What Is the Point of Mozilla?

Is Mozilla a software organization or an advocacy group?

Few journeys in the world of open source have been as exciting as Mozilla's. Its birth was dramatic. Netscape, the pioneering company whose Netscape Navigator browser shaped the early Web, had enjoyed the most successful IPO up until then, valuing the 18-month-year-old company at nearly $3 billion. That was in 1995. Three years later, the company was in freefall, as the browser wars took their toll, and Microsoft continued to gain market share with its Internet Explorer, launched alongside Windows 95. Netscape's response was bold and unprecedented. On January 27, 1998, it announced that it was making the source code for the next generation of its web browser freely available under a GPL-like license.

Although of huge symbolic importance for the still-young Free Software world—the term "open source" was coined only a month after Netscape's announcement—the release and transformation of the code for what became the Mozilla browser suite was fraught with difficulties. The main problem was trying to re-write the often problematic legacy code of Netscape Navigator. Mozilla 1.0 was finally released in 2002, but by then, Internet Explorer dominated the sector. The failure of the Mozilla browser to make much of an impact ultimately spurred development of the completely new Firefox browser. Version 1.0 was launched in 2004, after three years of work.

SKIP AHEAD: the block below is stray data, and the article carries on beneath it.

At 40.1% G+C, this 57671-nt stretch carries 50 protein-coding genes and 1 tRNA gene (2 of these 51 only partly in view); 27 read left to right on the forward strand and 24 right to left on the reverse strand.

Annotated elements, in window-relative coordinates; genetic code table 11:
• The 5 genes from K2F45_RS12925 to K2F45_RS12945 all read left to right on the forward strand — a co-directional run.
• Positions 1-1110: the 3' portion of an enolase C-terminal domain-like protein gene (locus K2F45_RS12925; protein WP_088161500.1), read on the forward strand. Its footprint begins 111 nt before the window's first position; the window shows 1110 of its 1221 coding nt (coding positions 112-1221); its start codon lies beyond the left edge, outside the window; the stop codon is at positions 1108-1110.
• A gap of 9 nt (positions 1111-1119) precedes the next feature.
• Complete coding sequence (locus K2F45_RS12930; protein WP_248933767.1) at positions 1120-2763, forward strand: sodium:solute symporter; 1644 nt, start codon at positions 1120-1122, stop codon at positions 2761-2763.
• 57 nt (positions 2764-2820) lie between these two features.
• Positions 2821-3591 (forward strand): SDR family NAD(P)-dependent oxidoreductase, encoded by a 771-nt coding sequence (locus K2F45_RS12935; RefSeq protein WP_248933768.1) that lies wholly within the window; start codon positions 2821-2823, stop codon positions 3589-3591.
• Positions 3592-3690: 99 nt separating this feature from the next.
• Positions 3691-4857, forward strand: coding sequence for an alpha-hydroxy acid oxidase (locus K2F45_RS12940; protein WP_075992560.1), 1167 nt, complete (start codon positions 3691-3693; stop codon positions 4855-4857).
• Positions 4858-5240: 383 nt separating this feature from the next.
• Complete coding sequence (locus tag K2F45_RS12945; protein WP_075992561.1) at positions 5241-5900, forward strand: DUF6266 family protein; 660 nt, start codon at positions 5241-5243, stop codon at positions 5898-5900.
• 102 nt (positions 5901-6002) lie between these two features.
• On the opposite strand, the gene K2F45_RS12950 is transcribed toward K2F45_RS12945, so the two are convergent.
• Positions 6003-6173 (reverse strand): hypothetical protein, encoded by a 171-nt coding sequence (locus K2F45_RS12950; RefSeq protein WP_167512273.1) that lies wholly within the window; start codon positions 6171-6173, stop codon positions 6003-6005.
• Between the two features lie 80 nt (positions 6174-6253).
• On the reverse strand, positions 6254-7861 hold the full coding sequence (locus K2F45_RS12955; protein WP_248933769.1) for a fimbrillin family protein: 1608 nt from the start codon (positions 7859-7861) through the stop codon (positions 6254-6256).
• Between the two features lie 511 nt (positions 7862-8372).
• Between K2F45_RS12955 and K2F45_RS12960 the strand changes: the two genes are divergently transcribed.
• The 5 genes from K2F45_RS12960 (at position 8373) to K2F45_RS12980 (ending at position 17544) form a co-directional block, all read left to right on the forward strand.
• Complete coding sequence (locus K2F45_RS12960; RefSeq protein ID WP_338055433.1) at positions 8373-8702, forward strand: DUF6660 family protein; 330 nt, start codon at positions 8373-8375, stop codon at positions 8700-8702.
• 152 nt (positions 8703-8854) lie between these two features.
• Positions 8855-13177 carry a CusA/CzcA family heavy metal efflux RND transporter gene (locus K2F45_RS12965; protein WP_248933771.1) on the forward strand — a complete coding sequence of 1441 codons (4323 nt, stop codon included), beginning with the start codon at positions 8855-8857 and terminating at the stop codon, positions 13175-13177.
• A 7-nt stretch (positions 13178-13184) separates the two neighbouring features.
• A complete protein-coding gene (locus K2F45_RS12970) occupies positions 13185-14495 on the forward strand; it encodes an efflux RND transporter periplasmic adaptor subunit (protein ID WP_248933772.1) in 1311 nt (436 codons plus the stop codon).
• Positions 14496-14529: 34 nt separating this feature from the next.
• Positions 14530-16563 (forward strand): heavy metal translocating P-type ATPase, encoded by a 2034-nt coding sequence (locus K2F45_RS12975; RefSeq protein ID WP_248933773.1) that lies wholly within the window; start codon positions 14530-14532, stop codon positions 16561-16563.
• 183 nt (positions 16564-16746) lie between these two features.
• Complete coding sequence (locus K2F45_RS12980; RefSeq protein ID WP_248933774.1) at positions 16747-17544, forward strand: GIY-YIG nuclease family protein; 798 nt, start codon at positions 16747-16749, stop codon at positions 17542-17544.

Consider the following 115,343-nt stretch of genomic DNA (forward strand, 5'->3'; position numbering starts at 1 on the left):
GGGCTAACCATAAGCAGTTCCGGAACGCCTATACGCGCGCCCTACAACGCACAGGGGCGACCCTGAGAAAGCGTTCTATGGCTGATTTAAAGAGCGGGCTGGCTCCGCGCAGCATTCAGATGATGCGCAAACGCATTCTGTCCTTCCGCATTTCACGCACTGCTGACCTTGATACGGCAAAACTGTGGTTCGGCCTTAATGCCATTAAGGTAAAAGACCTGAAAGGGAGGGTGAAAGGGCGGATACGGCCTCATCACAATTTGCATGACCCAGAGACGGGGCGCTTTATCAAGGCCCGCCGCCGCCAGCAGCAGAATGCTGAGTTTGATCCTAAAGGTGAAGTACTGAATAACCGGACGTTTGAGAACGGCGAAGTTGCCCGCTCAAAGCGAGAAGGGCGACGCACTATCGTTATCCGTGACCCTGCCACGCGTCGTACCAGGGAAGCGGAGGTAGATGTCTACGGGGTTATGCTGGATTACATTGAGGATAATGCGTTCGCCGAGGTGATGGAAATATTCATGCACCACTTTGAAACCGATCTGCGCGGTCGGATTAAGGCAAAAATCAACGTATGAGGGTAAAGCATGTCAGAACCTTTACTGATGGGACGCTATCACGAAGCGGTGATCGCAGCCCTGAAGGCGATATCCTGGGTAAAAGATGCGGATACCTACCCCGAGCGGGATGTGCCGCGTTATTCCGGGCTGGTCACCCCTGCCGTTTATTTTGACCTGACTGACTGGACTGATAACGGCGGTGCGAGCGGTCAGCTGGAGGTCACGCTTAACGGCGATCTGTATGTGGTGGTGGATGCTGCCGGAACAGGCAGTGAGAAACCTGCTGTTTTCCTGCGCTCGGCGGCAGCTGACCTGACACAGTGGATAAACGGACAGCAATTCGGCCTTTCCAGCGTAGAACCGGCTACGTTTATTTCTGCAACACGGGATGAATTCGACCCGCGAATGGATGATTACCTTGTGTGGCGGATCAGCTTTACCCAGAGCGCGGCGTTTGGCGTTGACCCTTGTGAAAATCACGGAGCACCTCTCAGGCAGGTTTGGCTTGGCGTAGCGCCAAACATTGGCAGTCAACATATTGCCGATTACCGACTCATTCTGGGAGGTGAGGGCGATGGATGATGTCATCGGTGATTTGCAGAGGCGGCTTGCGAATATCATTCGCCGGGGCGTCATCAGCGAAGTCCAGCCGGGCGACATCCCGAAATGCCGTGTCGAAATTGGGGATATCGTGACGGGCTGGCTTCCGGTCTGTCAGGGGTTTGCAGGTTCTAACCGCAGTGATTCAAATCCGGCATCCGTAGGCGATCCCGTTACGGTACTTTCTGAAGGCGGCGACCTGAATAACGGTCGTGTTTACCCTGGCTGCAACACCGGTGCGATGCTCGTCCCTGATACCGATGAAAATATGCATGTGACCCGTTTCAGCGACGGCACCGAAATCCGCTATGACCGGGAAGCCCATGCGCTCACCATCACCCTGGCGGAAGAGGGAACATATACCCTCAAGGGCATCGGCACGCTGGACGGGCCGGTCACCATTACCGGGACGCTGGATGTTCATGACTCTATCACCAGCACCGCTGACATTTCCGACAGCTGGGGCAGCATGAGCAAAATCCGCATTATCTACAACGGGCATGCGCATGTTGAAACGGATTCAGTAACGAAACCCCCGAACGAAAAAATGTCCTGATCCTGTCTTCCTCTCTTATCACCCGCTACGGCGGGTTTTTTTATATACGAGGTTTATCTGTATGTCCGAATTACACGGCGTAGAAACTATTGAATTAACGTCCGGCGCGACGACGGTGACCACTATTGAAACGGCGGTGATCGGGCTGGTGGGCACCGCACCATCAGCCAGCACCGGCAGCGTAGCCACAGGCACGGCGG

Microsoft's failure to update its flabby Internet Explorer 6 browser for more than five years meant that successive releases of Firefox were steadily gaining market share—and fans. As I wrote in Linux Journal in June 2008:

Three things are striking about the recent launch of Firefox 3. First, the unanimity about the quality of the code: practically everyone thinks it's better in practically every respect. Secondly, the way in which the mainstream media covered its launch: it was treated as a normal, important tech story—gone are the days of supercilious anecdotes about those wacky, sandal-wearing free software anoraks. And finally—and perhaps most importantly—the scale and intensity of participation by the millions of people who have downloaded the software in the last week.